CPI(M) may debate alliance with Congress in Bengal | india-news | Hindustan Times
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CPI(M) may debate alliance with Congress in Bengal

The two-day long meeting of the Central Committee, CPI(M)’s highest executive body, has started on Monday to discuss national political issues and affairs of poll-bound Tripura.

india Updated: Apr 18, 2017 01:55 IST
Saubhadra Chatterji
CPI(M) leader Sitaram Yechury speaks in the Rajya Sabha in New Delhi.
CPI(M) leader Sitaram Yechury speaks in the Rajya Sabha in New Delhi.(PTI)

The CPI(M)’s West Bengal leadership may again raise the demand for an alliance with the Congress before the party’s Central Committee (CC).

The renewed demand comes in the backdrop of the assembly polls in five states, in which the BJP swept Uttar Pradesh and formed governments in Manipur and Assam with help of allies.

The Bengal lobby of the party also wants to point out to the steep rise of the BJP’s vote share in the recent bypoll in West Bengal.

The two-day long meeting of the Central Committee, CPI(M)’s highest executive body, has started on Monday to discuss national political issues and affairs of poll-bound Tripura.

“When there are talks in different parties for a pacts against Narendra Modi-led BJP, can the CPI(M) afford to stay aloof?” said a senior leader from West Bengal, where the party ruled for 34 years and then was ousted by Mamata Banerjee’s Trinamool Congress in 2011.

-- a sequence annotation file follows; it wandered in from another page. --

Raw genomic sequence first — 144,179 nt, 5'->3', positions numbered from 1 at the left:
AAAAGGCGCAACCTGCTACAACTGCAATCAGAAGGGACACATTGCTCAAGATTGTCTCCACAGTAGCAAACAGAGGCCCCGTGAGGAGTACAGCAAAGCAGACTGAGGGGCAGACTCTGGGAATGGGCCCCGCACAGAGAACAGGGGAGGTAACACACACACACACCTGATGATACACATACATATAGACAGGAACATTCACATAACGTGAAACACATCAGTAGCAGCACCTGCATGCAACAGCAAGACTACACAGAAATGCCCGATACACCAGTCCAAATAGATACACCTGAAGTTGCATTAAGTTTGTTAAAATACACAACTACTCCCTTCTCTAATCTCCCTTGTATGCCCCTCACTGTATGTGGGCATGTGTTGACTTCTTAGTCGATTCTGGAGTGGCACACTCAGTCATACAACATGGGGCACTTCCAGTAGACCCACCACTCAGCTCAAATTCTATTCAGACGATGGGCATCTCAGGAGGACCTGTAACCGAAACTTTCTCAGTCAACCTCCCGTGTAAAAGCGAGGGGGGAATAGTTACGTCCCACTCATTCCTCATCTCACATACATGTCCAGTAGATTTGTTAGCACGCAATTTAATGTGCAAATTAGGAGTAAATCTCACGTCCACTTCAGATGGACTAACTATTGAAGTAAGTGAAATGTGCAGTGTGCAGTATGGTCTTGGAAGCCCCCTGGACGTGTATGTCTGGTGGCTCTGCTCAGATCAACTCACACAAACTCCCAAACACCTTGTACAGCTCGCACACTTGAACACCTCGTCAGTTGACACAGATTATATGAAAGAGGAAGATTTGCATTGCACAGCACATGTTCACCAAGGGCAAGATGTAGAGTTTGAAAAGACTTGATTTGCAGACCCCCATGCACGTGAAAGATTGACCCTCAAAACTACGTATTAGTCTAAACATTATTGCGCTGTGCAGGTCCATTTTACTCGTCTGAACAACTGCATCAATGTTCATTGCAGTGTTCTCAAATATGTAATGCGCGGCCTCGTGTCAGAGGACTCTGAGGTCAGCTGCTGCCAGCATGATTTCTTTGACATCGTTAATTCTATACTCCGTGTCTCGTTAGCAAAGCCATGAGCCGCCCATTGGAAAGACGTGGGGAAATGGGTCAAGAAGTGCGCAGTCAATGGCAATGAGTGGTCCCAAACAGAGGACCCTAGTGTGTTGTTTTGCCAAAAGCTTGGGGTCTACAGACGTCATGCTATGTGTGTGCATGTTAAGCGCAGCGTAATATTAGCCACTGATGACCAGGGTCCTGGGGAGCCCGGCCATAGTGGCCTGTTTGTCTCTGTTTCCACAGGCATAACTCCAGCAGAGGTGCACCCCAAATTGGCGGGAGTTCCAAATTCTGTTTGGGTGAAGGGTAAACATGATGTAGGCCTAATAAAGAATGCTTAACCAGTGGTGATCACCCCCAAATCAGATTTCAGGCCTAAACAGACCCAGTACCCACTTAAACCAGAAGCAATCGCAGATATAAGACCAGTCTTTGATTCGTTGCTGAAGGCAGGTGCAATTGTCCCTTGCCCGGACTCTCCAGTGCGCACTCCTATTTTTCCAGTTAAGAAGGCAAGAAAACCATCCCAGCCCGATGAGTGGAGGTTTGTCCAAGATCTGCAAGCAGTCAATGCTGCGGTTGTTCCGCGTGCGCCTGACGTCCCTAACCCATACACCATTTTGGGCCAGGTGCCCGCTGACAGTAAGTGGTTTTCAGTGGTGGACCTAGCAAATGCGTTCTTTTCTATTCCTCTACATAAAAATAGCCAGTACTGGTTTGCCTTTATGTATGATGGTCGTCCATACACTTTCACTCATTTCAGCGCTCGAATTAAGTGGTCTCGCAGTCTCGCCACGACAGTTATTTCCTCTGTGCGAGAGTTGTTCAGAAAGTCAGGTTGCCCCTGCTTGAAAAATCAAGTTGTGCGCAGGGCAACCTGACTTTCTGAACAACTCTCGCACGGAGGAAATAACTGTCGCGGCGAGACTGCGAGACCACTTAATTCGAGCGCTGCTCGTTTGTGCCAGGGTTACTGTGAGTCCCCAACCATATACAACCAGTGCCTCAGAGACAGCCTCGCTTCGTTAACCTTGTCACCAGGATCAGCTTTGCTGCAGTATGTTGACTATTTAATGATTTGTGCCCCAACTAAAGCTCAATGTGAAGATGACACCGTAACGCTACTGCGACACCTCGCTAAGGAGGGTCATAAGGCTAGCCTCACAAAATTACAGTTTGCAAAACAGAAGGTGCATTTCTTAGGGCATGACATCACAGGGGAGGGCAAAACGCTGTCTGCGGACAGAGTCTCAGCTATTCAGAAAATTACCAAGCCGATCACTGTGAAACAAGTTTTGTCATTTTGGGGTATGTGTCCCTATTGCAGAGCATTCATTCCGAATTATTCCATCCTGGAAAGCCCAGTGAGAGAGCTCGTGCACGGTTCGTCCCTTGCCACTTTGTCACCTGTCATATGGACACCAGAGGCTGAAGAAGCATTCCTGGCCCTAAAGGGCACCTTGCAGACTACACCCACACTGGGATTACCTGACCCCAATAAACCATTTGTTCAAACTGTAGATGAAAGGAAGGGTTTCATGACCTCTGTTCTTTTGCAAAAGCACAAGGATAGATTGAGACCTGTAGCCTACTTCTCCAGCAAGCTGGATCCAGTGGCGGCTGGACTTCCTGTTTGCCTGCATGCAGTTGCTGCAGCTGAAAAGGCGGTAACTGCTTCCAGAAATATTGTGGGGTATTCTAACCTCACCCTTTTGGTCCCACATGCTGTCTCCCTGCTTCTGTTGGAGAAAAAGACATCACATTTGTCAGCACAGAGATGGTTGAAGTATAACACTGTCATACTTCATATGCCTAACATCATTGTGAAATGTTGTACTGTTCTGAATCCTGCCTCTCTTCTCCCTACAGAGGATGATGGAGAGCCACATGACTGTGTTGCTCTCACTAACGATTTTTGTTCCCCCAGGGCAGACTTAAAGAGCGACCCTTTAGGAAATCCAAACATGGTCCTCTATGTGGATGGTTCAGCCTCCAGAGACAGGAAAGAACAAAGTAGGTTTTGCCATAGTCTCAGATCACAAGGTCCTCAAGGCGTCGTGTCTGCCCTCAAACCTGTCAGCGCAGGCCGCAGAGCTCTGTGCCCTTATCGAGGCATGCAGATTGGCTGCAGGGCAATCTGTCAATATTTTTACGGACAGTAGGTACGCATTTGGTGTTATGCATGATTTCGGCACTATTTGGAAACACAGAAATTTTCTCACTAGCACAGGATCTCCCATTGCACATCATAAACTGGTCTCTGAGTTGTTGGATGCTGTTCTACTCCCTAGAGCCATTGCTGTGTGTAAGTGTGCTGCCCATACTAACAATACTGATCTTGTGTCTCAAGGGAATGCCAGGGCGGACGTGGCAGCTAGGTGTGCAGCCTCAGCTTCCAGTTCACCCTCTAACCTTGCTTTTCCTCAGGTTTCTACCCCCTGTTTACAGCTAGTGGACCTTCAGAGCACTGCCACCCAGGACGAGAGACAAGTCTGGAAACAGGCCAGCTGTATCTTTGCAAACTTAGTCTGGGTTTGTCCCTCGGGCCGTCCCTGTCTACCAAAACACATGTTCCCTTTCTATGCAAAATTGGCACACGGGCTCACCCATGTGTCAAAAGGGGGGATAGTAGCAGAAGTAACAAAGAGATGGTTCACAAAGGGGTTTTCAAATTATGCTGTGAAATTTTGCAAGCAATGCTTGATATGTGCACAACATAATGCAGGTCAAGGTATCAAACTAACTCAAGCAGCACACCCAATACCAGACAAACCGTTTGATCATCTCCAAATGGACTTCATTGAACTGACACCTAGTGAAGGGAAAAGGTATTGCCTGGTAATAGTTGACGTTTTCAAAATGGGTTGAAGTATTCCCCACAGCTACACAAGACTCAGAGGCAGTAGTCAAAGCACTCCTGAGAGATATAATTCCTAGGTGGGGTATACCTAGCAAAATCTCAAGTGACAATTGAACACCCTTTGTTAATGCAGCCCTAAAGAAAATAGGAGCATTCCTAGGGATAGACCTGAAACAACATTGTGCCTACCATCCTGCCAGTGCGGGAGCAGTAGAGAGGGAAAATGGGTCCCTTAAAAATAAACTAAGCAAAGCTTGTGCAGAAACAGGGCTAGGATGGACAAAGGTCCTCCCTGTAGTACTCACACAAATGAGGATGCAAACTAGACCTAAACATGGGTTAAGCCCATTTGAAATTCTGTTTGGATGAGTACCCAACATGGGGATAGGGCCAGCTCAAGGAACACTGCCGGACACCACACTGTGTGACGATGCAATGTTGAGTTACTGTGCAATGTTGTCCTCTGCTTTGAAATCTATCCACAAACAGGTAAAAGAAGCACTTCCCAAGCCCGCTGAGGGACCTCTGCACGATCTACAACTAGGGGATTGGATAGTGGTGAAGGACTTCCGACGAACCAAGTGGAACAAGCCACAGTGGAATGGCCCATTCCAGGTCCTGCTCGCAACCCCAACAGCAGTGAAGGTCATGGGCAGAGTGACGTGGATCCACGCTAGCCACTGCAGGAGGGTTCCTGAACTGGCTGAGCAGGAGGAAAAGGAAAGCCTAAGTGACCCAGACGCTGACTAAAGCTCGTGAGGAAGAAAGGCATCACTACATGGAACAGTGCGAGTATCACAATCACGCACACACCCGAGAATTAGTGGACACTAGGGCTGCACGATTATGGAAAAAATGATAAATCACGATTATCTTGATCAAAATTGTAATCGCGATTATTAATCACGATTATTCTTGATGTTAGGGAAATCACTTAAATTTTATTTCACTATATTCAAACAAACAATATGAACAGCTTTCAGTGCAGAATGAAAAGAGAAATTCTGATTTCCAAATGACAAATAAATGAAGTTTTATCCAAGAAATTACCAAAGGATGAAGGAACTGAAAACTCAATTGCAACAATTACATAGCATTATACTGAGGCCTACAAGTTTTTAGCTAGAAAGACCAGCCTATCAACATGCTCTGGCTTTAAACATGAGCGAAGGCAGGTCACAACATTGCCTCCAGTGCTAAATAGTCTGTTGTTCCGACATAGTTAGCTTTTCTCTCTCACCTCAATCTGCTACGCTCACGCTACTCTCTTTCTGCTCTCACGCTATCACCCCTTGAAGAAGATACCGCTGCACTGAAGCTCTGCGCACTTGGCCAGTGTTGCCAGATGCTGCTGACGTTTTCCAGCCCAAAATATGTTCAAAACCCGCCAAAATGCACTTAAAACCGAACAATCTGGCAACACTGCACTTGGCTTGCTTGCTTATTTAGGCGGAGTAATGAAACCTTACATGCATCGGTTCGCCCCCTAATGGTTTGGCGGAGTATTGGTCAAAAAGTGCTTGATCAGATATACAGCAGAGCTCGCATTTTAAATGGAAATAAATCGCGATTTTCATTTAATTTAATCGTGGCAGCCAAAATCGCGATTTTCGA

In UP, the Congress joined hands with the Samajwadi Party for the first time this year. RJD chief Lalu Prasad has said that Bihar alliance, where JDU, RJD and the Congress are partners, must continue till 2019 Lok Sabha polls.

Earlier, the Central Committee had snubbed the state unit for going with the Congress in the last assembly polls.

In its last party Congress, the CPI(M) had decided to strengthen its own organisation and go with the Left democratic forces. As a result, the party didn’t join hands with Nitish Kumar in Bihar or J Jayalalithaa in Tamil Nadu.

But in Bengal, the local comrades almost defied the central diktat and forged an unwritten alliance with the Congress, claiming it was necessary for its survival. Even as the party lost the state polls badly, the Bengal unit defended its action and maintained that they would have fared worse if there was no alliance.